Solar-powered plane wraps first leg of flight across United States

Sun May 5, 2013 5:04am EDT

1 of 8. Swiss pioneers Andre Borschberg (L) and Bertrand Piccard celebrate completing the first leg of the Solar Impulse flight across the United States after arriving in Phoenix May 4, 2013. The trip is an attempt to fly across the United States with no fuel but the sun's energy. Fred Merz/Solar Impulse/Handout via

Credit: Reuters

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(Reuters) - The flight from San Fransisco to Phoenix took 18 hours and 18 minutes on Saturday - and didn't use a drop of fuel.

A solar-powered airplane that developers hope eventually to pilot around the world landed safely in Phoenix on the first leg of an attempt to fly across the United States using only the sun's energy, project organizers said.

The plane, dubbed the Solar Impulse, took 18 hours and 18 minutes to reach Phoenix on the slow-speed flight, completing the first of five legs with planned stops in Dallas, St. Louis and Washington on the way to a final stop in New York.

The spindly-looking plane barely hummed as it took off Friday morning from Moffett Field, a joint civil-military airport near San Francisco.

It landed in predawn darkness at Sky Harbor International Airport in Phoenix, according to a statement on the Solar Impulse's website.

The flight crew plans pauses at each stop to wait for favorable weather. It hopes to reach John F. Kennedy International Airport in New York in about two months.

Swiss pilots and co-founders of the project, Bertrand Piccard and Andre Borschberg, will take turns flying the plane, built with a single-seat cockpit. Piccard was at the controls for the first flight to Arizona.

The lightweight carbon fiber Solar Impulse has a wingspan of a jumbo jet and the weight of a small car and from a distance resembles a giant floating insect.

The plane was designed for flights of up to 24 hours at a time and is a test model for a more advanced aircraft the team plans to build to circumnavigate the globe in 2015. It made its first intercontinental flight, from Spain to Morocco, last June.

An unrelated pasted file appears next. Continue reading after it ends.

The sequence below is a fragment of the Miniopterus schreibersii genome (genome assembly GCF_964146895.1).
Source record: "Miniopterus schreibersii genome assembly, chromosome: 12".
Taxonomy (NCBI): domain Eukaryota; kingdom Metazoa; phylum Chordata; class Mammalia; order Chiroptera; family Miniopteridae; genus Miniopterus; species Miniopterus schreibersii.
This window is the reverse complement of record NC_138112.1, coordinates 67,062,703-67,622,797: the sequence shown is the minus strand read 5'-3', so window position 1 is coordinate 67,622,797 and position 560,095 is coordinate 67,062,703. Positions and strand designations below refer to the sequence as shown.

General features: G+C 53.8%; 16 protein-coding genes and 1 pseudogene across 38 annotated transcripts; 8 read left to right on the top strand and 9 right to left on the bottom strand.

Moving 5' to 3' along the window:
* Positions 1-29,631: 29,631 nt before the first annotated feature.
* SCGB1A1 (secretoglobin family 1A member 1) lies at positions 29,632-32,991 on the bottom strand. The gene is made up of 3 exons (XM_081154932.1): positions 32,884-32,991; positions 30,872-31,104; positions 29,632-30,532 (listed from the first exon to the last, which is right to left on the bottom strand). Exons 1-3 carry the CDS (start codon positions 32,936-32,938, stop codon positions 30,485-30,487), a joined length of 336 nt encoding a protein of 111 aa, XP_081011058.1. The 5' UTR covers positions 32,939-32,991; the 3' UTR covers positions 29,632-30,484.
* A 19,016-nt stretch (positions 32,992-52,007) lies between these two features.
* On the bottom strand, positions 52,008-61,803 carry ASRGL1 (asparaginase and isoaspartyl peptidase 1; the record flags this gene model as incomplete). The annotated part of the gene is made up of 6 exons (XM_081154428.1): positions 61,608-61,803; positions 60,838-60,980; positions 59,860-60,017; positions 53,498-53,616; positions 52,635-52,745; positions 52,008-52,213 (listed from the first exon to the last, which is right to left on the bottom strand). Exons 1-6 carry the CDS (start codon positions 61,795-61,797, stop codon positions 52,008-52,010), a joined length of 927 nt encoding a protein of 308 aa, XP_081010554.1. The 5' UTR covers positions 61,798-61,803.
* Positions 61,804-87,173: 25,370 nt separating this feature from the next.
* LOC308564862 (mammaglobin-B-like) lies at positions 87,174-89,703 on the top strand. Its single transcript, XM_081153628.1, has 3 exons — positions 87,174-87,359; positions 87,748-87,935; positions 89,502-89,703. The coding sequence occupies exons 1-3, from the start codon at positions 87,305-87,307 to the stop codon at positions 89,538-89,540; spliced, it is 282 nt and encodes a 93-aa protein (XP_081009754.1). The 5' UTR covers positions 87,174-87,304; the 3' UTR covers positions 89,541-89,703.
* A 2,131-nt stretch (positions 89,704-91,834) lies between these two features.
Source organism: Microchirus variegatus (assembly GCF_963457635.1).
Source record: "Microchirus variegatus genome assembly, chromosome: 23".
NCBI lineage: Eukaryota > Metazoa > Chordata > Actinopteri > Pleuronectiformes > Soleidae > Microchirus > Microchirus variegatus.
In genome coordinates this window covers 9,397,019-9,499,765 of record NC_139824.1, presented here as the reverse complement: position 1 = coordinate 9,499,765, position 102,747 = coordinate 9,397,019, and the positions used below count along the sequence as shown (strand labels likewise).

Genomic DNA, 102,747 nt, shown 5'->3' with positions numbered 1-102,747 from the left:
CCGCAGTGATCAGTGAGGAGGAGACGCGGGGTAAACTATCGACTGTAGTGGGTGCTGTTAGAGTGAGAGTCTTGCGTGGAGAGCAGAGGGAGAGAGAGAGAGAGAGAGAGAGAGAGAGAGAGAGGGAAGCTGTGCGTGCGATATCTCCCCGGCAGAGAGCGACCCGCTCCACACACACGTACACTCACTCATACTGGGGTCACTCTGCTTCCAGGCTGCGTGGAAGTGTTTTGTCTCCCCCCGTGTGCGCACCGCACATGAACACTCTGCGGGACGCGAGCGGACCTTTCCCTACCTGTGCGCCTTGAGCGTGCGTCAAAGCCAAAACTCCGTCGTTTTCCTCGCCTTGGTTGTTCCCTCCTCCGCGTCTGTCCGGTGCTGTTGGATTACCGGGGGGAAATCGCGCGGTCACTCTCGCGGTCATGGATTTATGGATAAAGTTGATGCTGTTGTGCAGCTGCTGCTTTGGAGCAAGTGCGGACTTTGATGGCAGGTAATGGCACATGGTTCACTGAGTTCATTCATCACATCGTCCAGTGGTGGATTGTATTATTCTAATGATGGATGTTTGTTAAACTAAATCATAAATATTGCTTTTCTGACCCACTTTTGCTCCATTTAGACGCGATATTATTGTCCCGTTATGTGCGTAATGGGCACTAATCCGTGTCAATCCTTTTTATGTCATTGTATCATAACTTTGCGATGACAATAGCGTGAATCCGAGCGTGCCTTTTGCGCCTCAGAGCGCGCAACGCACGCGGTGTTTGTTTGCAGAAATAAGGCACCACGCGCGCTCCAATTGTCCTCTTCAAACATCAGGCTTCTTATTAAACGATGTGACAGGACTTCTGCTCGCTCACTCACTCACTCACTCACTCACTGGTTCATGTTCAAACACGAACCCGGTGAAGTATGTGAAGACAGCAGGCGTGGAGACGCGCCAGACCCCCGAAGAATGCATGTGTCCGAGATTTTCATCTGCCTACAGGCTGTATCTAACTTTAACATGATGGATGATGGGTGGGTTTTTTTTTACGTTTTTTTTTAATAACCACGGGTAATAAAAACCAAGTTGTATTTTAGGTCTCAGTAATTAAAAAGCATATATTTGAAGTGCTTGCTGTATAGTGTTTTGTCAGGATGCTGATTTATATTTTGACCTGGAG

The aircraft is propelled by energy collected from 12,000 solar cells built into the wings that simultaneously recharge four large batteries with a storage capacity equivalent to a Tesla electric car that allow it to fly after dark.

The lightweight design and wingspan allow the plane to conserve energy, but make it vulnerable. It cannot fly in strong wind, fog, rain or clouds.

The plane can climb to 28,000 feet and flies at an average of 43 miles per hour (69 km per hour).

The project began in 2003 with a 10-year budget of 90 million euros ($112 million) and has involved engineers from Swiss escalator maker Schindler and research aid from Belgian chemicals group Solvay.

(Reporting by David Bailey, Laila Kearney and Braden Reddall; Editing by Doina Chiacu)

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Comments (3)
howtomanguide wrote:
This is so cool.. and what fun! Nice accomplishment!

May 05, 2013 1:10pm EDT  --  Report as abuse
Joohn2 wrote:
“the weight of a small car” – What is your benchmark for a “small car”?!

According to Wikipedia the Solar Impulse weighs 1,600 kg (3,500 lb). The weight of a Smart car is 730 kg (1,600 lb), a current Golf weighs 1,050 kg (2,300 lb) and the latest Ford Focus stands at 1,270 kg (2,800 lb). Usually a Golf or a Focus are already considered compact size cars. As the plane is even heavier, it might have the weight of a fairly big car… (Unless you consider anything smaller than a pick-up truck or an SUV a small car – which may actually be the standard in Phoenix from where you’re reporting.)

May 05, 2013 6:08pm EDT  --  Report as abuse
AZWarrior wrote:
Waste of money. No new technology or potential new technologies involved. Stunts like this dilute other attempts to raise the public’s interest in more important issues.

May 10, 2013 3:17pm EDT  --  Report as abuse
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